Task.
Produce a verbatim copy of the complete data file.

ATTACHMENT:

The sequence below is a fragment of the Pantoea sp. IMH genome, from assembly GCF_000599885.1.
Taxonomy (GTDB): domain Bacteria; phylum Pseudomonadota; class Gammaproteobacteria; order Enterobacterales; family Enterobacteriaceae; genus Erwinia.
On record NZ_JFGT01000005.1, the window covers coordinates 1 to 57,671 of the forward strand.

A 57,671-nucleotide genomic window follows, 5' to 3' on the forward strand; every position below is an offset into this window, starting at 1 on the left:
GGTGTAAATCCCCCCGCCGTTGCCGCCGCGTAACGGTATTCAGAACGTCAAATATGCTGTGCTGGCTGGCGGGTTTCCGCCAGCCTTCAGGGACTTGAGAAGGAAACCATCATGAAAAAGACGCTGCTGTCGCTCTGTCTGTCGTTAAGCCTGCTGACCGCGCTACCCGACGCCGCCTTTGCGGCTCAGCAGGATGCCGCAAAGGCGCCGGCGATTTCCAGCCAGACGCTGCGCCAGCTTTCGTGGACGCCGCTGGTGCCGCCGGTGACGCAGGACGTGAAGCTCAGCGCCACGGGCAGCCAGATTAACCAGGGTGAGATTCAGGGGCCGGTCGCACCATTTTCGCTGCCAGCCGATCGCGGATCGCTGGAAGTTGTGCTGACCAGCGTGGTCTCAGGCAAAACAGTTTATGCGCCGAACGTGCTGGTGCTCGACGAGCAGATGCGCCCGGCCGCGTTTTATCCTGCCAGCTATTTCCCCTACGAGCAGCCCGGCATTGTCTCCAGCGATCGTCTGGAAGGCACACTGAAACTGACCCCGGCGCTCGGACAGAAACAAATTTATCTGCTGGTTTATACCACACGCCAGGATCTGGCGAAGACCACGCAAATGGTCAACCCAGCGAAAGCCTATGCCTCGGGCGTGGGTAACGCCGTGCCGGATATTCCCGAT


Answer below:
The sequence below is a fragment of the Pantoea sp. IMH genome, from assembly GCF_000599885.1.
Taxonomy (GTDB): domain Bacteria; phylum Pseudomonadota; class Gammaproteobacteria; order Enterobacterales; family Enterobacteriaceae; genus Erwinia.
On record NZ_JFGT01000005.1, the window covers coordinates 1 to 57,671 of the forward strand.

A 57,671-nucleotide genomic window follows, 5' to 3' on the forward strand; every position below is an offset into this window, starting at 1 on the left:
GGTGTAAATCCCCCCGCCGTTGCCGCCGCGTAACGGTATTCAGAACGTCAAATATGCTGTGCTGGCTGGCGGGTTTCCGCCAGCCTTCAGGGACTTGAGAAGGAAACCATCATGAAAAAGACGCTGCTGTCGCTCTGTCTGTCGTTAAGCCTGCTGACCGCGCTACCCGACGCCGCCTTTGCGGCTCAGCAGGATGCCGCAAAGGCGCCGGCGATTTCCAGCCAGACGCTGCGCCAGCTTTCGTGGACGCCGCTGGTGCCGCCGGTGACGCAGGACGTGAAGCTCAGCGCCACGGGCAGCCAGATTAACCAGGGTGAGATTCAGGGGCCGGTCGCACCATTTTCGCTGCCAGCCGATCGCGGATCGCTGGAAGTTGTGCTGACCAGCGTGGTCTCAGGCAAAACAGTTTATGCGCCGAACGTGCTGGTGCTCGACGAGCAGATGCGCCCGGCCGCGTTTTATCCTGCCAGCTATTTCCCCTACGAGCAGCCCGGCATTGTCTCCAGCGATCGTCTGGAAGGCACACTGAAACTGACCCCGGCGCTCGGACAGAAACAAATTTATCTGCTGGTTTATACCACACGCCAGGATCTGGCGAAGACCACGCAAATGGTCAACCCAGCGAAAGCCTATGCCTCGGGCGTGGGTAACGCCGTGCCGGATATTCCCGAT